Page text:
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SSL Locks in First Operator for Satellite Servicing

By | July 5, 2017
      Rendition of satellite refueling. Photo: SSL.

      Rendition of satellite refueling. Photo: SSL.

      SIS, a new U.S. company that will commercialize SSL’s satellite servicing capabilities, has announced it signed its first customer, SES. Finance Technology Leverage (FTL) and SSL MDA Holdings will maintain majority and minority ownership stakes in SIS respectively, with financing for the venture expected to conclude in the coming weeks.

      Under a contract valued at $228 million, SSL is currently developing the vehicle SIS will use for its services in conjunction with the Defense Advanced Research Projects Agency (DARPA), as part of its Robotic Servicing of Geosynchronous Satellites (RSGS) program. The resulting vehicle will roam the Geosynchronous Earth Orbit (GEO) belt to inspect, repair, augment and refuel satellites in their orbital slots. According to Steve Oldham, SSL’s senior vice president of business development who will also run SIS, the service will be akin to “AAA in space.”

      Including contributions from U.S. private equity companies, total investment in this project between all parties involved is in the region of $200 million, Oldham said. He is, however, very optimistic about the potential Return on Investment (ROI) due to SIS’ sustainable business model, he said — “an architecture where we launch one spacecraft that can service many clients per year.”

      “That gives you a one-to-many relationship between your ability to generate revenue and the cost of constructing your asset,” he explained. Oldham believes the value proposition for the service is fairly straightforward from the operators’ perspective.

      A gap lies between the capital expenditure of building and launching a new satellite and the cost of having an older satellite refueled, relocated or even potentially enhanced. SSL, as well as other manufacturers developing similar capabilities such as Orbital ATK, see a massive opportunity in exploiting that gap.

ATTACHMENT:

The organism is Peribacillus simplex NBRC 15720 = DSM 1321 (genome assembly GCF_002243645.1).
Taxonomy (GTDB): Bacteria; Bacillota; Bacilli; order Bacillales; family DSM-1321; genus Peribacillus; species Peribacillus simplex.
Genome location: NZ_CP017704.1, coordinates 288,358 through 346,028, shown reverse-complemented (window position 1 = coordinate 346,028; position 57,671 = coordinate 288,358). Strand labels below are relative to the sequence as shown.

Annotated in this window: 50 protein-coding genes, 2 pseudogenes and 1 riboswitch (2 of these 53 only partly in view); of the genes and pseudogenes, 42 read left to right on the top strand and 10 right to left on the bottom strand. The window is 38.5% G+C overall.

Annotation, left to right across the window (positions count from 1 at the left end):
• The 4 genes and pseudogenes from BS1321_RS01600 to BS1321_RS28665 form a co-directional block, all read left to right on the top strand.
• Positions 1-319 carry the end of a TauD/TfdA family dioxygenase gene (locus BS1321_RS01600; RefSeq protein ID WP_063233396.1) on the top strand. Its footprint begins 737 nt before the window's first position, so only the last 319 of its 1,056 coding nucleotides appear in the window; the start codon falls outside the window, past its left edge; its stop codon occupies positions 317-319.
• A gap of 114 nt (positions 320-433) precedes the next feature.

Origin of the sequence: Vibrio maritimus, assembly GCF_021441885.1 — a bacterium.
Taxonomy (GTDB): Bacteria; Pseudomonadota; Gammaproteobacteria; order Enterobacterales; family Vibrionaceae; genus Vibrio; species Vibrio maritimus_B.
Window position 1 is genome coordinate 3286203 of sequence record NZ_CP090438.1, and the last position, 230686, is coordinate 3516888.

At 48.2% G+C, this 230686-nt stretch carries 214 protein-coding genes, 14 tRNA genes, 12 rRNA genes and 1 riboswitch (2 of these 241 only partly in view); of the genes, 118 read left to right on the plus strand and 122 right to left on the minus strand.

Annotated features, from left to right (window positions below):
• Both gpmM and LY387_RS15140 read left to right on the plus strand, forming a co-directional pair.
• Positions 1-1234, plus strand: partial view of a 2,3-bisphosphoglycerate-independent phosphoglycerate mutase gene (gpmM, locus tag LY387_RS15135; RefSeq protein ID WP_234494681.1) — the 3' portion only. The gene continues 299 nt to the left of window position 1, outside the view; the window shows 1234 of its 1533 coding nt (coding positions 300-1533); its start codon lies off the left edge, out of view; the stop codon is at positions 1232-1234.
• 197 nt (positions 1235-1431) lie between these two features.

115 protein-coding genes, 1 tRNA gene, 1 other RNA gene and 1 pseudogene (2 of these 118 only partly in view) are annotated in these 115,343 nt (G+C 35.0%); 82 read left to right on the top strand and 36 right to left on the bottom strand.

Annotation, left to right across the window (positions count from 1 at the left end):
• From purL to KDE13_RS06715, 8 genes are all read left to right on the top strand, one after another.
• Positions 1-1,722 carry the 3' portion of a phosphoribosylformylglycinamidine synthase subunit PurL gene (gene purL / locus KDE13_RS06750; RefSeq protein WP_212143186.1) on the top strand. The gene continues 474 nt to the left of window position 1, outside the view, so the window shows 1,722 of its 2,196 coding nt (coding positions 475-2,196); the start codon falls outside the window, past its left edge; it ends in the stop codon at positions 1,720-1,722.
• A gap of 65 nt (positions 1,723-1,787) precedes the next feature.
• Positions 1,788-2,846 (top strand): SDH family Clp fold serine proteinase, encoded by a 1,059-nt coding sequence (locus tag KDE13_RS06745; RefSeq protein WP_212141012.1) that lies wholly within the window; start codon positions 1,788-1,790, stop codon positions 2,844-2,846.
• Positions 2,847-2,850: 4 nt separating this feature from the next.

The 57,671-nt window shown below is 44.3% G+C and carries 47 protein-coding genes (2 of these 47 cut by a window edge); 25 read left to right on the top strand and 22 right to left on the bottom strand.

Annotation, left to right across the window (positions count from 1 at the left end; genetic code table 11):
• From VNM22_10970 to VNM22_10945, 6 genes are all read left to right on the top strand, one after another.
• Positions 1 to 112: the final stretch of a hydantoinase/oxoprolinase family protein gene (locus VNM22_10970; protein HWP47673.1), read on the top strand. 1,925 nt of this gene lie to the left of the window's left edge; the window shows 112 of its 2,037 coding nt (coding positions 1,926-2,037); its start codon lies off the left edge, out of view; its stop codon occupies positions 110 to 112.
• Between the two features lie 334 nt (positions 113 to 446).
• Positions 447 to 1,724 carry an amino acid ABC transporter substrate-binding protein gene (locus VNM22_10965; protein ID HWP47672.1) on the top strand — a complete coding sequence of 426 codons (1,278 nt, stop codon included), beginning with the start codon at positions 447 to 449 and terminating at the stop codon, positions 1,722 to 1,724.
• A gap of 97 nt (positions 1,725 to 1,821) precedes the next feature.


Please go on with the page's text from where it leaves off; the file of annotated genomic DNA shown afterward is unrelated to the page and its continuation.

According to Oldham, the satellite industry spends more than $6 billion a year putting new infrastructure into GEO, including building satellites, launching them and insuring the launches. While other infrastructure verticals divert a fair amount of that expenditure to inspection, repair and so on, space diverts essentially nothing because historically such maintenance has lied beyond our technological capabilities. With this new service, SIS hopes to capture a small percentage of that $6 billion market. “We take 10 percent, that’s fantastic. We take 5 percent, that’s fantastic,” Oldham said. “We don’t have to take a significant amount of the expenditure to make this a very attractive business plan.”

      Oldham sees this as a net benefit for the space sector, as both government and commercial operators will have the opportunity to optimize their capex and be more flexible in their satellite designs.

      One of the concepts SIS is discussing with potential customers is changing the architecture of satellite designs to a more modular approach. Such a capability would enable satellite operators to add new solar arrays, new antennas, or enhance processing power by adding transponders, according to Oldham. “What we see here enabled by satellite servicing is a future where satellites become platforms. Individual enhancements are brought to those satellites,” he said. “That changes the model of space from where we are today.”

      SIS is now wading through the regulatory process to get the licenses it needs to bring this service to the market. Oldham previously identified this as a potential challenge — as there is no single regulatory body in charge of satellite servicing due to its novelty — but said he does not foresee any long-term roadblocks. “If you have a camera in space, then you need NOAA approval. And of course we have cameras because we need them for rendezvous and inspection. If you want to move around space, you need approval for the frequencies that you use, and that goes through the International Telecommunication Union (ITU) and the Federal Communications Commission (FCC) for U.S.-registered spacecraft like ours,” he said. “It’s not a short process but we don’t expect any hurdles.”

      SIS is forging ahead with its plans despite the ongoing lawsuit between Orbital ATK and DARPA. Orbital ATK alleges DARPA violated National Space Policy by subsidizing development of new technology that the private sector could otherwise provide. The lawsuit remains mired in the courts though, as DARPA filed a motion in April to dismiss the case due to lack of claims and subject matter jurisdiction.

      Regardless of the legal situation, SIS has its sights set on 2021 for the first launch of its satellite servicing vehicle. Oldham said the company will be ready to bring its services to market once it completes series of demonstrations for DARPA that year.